Here’s heartening news for housing societies struggling to obtain titles to the land on which their flats are located. Once proposals submitted by a state committee become law, societies will merely have to submit a list of flat purchasers (members) to be eligible for deemed conveyance.
A draft notification, formulated earlier by the state housing department for granting deemed conveyance of the land and the building to housing societies, had proposed the submission of 21 property and title-related documents. The provision of deemed conveyance was thought of in cases where there were long delays by builders in this regard.
Following objections raised by several housing societies and individual flat purchasers, a state-appointed committee working on the draft notification has now modified the clause. “Possessing even one of these 21 documents will now make the society eligible for applying for deemed conveyance,” said Sitaram Kunte, secretary, housing department, who is also chairing the committee. Kunte made this announcement during a convention on deemed conveyance organised by MP Sanjay Nirupam for the benefit of housing societies in the western suburbs.
The committee has stipulated, in one of its amendments, that the deemed conveyance could be applied for by any society, where the title of the plot has not been conveyed within four months of the society’s formation. “A society member, in his individual capacity, could apply too,” Prabhu clarified. The district deputy registrar will be required to pass a ruling on an application within six months.
The cost of the application will be collected from the developer. At least 16,000 societies in Mumbai are yet to get conveyance.
The 21 documents mentioned in the draft relate to the chain of transactions concerning the property.
They included original copies of the 7/12 extract, property card, location plan, city survey plan, approved layout plan, latest title and search reports, urban land ceiling certificate, various civic permissions ranging from commencement certificate to occupation certificate, list of flat purchasers, registered copies of their agreement with the developer, proof of stamp duty and registration payment and development agreement, among other documents.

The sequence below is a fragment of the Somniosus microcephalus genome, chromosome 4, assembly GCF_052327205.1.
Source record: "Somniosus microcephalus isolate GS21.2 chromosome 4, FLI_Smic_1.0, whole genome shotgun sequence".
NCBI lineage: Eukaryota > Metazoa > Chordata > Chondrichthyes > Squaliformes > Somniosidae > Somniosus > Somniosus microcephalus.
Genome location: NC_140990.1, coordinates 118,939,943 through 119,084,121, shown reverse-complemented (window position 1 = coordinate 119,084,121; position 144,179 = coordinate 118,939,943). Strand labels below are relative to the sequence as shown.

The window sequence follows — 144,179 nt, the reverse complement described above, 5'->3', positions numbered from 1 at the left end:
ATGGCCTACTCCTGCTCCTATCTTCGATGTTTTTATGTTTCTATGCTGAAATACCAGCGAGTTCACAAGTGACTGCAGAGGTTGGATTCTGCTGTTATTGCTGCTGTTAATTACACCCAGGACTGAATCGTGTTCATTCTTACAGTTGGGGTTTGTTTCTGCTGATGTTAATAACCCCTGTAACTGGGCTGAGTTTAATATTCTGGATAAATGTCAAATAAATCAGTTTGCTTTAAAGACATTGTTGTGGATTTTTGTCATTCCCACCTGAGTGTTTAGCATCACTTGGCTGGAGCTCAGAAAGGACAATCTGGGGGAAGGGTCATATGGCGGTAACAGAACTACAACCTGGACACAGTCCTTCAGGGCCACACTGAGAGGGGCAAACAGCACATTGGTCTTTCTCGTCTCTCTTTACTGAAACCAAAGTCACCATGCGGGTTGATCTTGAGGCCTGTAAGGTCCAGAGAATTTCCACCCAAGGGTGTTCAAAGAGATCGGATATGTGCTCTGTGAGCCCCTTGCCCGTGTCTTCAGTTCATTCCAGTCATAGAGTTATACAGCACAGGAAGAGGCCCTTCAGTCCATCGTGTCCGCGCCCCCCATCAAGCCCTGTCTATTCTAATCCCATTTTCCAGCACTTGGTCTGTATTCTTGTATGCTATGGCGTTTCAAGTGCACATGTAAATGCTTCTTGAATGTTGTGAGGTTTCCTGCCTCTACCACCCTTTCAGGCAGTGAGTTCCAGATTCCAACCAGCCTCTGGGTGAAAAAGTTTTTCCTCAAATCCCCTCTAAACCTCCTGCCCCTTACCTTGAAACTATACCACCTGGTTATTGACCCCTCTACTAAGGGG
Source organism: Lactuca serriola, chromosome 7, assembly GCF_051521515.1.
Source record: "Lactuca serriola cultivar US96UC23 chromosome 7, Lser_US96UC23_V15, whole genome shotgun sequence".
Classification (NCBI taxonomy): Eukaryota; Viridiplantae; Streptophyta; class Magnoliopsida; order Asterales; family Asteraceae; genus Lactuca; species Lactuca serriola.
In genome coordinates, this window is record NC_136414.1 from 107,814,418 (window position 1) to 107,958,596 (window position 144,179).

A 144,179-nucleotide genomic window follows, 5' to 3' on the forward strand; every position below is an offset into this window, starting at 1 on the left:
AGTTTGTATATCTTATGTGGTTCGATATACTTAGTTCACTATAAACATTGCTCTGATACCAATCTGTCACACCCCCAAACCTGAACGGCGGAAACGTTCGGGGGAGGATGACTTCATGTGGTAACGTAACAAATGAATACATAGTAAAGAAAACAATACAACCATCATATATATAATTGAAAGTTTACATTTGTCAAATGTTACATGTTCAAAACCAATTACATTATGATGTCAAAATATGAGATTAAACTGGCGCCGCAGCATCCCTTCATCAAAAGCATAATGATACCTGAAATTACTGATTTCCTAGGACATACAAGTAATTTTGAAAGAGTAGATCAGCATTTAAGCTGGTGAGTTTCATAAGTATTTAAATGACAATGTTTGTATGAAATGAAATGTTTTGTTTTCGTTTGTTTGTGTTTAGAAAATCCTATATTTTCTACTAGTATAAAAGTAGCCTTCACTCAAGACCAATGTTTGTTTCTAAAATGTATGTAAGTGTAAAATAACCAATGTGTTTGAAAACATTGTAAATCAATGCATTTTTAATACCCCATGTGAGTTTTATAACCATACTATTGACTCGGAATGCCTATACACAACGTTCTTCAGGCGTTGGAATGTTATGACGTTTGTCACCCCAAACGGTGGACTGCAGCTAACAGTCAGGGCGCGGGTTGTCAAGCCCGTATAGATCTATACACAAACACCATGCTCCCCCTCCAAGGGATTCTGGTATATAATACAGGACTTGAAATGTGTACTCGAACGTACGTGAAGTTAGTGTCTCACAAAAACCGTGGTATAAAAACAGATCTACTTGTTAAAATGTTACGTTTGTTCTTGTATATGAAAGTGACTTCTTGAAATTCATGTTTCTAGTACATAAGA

Several housing societies conveyed their inability to procure all the documents mentioned in the original draft notification, which was published in August last year.
Responding to these, the clause which mentioned that “every application shall be accompanied by 21 documents” has now been altered to “every application may be accompanied by these.”
Ramesh Prabhu, a member on the committee and chairman of Maharashtra Societies Welfare Association, elaborated further.
“The onus of submitting these documents has now been transferred to the developers.” He added: “Following an application made by the society to the competent authority (district deputy registrar) along with whatever documents are found in their possession, a notice will be served on the developer to submit the remaining necessary documents within a month’s time, failing which an adverse order will be passed against him.”
Prabhu further said that the amendment mentions that in the event of failure of the developer to produce all the documents, the onus will shift on the deputy registrar to procure these. Kunte said that conveyance of individual housing societies situated in a layout plot (complex) will also be possible once the notification is enacted. Prabhu added that the notification, with all its amendments, will be in place within a month.